For Canadians who have reached the end of their working lives, the government has fulfilled its promise to restore the retirement age to 65 years old. The previous government, citing cost cutting, had raised it to 67 starting in 2023. The Liberal government is also pledging $2.6 million a year to help retirement age couples who must live apart for reasons beyond their control, and are therefore at increased risk of living in poverty. Curiously, though, a budget built on ensuring middle-class comfort for as many Canadians as possible, the budget adds only a maximum of $947 a year to the amount for the vulnerable seniors reliant almost exclusively on Old Age Security and the Guaranteed Income Supplement. While the increase will require more than $670 million a year from the federal treasury, according to the budget, it will "improve the financial security of 900,000 single seniors across Canada" by a paltry $78 a month.
Similarly, the new government's first budget falls short of the $775 million pledged for labour market development at a time when many Canadians, particularly in the energy producing provinces, have been thrown out of work. The 2016 budget proposes another $125 million for its Labour Market Development Agreements with the provinces and territories, and an additional $50 million for the Canada Job Fund Agreements. Certainly, those amounts are not trifles but are they enough to help in regions where the need to retrain to sustain reasonable living standards can be a matter of both individual and community survival?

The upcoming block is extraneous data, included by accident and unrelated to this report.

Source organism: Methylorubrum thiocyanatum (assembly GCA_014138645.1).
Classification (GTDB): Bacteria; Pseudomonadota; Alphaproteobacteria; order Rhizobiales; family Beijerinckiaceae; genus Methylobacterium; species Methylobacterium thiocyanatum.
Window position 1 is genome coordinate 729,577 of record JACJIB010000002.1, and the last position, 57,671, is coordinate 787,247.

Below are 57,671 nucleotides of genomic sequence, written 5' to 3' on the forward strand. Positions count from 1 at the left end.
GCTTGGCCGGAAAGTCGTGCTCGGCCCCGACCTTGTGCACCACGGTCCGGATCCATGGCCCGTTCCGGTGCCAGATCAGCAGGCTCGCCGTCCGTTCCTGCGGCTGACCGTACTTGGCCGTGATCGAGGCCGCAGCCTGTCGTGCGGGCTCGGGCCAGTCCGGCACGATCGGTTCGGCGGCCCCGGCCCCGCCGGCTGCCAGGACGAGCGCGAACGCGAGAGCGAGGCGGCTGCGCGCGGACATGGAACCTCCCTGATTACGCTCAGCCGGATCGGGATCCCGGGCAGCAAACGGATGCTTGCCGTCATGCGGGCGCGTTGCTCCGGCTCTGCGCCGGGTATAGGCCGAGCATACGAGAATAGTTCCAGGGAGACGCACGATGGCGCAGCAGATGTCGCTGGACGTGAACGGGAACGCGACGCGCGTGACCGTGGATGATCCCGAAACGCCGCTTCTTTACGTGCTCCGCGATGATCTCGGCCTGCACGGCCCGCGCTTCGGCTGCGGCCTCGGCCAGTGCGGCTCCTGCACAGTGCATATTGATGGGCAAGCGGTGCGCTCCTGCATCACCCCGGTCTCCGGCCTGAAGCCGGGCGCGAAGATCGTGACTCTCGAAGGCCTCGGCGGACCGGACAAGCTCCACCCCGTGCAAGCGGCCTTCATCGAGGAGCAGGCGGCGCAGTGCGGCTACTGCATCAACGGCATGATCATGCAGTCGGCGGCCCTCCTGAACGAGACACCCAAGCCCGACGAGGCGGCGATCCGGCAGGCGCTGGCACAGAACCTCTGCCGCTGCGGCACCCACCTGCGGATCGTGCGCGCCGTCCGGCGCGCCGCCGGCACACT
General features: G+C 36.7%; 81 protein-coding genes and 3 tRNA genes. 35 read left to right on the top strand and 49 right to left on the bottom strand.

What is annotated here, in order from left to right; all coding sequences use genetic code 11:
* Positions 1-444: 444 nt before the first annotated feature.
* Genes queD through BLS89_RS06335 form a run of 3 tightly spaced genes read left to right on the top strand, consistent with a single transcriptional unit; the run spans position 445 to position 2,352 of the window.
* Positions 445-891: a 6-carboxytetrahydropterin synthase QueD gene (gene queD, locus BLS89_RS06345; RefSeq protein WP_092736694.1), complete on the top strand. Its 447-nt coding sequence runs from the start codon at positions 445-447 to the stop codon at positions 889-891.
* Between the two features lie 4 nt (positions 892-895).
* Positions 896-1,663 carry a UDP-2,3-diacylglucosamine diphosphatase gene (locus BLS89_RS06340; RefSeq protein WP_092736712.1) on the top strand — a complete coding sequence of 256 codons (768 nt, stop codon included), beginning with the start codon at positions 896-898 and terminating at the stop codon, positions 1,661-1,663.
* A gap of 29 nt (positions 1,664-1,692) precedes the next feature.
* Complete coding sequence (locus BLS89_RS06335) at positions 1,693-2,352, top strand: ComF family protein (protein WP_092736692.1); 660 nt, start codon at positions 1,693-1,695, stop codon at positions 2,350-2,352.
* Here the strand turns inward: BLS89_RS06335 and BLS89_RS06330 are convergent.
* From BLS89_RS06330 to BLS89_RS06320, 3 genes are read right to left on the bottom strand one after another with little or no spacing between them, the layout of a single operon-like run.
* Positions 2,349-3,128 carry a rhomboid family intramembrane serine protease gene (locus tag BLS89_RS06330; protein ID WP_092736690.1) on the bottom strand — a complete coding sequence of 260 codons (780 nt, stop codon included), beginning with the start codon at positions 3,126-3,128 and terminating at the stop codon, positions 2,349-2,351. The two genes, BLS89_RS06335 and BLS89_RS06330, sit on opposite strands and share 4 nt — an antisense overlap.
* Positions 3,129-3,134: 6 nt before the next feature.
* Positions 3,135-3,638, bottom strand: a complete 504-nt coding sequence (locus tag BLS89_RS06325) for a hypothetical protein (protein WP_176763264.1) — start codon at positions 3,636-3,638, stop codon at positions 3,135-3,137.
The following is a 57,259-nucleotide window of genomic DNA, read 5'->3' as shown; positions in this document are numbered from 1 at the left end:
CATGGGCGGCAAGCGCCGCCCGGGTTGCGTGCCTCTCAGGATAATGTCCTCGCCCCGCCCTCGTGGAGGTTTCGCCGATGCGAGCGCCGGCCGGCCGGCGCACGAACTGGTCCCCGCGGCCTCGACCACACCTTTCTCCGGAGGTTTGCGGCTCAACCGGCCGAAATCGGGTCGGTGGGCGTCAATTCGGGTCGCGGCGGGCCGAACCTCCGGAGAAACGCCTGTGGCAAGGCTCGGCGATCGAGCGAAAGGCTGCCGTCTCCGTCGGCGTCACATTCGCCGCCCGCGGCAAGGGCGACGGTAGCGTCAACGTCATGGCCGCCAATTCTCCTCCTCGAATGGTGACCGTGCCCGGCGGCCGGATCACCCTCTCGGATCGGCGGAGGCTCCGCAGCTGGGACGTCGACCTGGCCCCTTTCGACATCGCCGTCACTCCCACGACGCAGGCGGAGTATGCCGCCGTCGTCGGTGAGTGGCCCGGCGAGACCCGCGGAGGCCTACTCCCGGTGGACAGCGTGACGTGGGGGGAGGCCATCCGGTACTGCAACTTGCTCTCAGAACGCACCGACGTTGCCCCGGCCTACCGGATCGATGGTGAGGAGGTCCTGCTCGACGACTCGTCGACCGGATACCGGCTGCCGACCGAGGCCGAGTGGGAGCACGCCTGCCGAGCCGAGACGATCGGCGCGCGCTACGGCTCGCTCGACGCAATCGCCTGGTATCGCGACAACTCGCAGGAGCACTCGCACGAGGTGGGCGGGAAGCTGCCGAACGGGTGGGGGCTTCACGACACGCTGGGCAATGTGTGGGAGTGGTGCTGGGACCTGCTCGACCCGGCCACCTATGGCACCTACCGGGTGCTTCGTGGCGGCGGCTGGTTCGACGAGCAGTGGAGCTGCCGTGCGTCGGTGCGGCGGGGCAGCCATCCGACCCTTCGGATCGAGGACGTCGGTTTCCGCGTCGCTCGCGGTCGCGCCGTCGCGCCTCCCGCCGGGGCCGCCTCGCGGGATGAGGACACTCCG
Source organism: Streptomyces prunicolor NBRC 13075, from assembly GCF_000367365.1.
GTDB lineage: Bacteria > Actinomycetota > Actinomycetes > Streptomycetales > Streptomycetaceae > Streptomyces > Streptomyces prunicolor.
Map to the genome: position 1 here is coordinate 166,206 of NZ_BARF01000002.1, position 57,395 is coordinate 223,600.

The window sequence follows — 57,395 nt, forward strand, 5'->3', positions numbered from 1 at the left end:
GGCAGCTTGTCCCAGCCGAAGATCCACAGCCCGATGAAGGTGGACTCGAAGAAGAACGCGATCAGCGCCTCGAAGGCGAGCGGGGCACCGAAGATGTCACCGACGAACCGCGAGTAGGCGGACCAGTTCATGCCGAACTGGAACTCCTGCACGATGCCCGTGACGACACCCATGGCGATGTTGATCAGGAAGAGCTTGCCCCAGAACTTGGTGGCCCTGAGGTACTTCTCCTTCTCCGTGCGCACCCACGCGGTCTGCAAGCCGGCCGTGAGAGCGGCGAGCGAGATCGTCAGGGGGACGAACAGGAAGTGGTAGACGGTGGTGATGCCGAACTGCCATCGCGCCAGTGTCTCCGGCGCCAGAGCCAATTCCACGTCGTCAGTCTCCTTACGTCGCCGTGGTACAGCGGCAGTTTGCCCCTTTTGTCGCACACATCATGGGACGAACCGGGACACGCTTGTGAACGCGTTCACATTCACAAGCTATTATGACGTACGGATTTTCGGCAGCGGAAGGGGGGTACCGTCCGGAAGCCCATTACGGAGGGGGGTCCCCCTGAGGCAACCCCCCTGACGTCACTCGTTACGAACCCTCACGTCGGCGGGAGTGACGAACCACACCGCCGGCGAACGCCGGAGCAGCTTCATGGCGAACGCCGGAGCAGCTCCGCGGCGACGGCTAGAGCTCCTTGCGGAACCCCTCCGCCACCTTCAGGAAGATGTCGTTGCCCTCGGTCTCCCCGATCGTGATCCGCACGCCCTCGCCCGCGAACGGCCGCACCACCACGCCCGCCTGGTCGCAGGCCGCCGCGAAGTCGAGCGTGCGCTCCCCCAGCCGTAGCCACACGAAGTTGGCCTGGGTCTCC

At the same time, the budget does promise greater vigilance to ensure tax fairness by closing what it calls loopholes for business owners that are not available to ordinary taxpayers. It will prevent business owners from using complex partnership and corporate structures to multiply eligibility for up to $500,000 in small business deductions. These and other measures are justifiable in the name of basic fairness and equity in the tax system, without which a health, sustainable social architecture is impossible. But, inexplicably, it defers promised further reductions in the small business income tax rate and cancels a capital gains exemption where cash proceeds for sale of corporate shares or real estate are donated to a registered charity within 30 days. Surely reduced taxes for small business are consistent with the government's laudable goal of rejuvenating Canada's middle class economy? And, as Cardus has argued consistently over the last number of years, disregard for the contribution of the charitable sector to Canada's well-being is short-sighted at best, and potentially extremely harmful it he long term.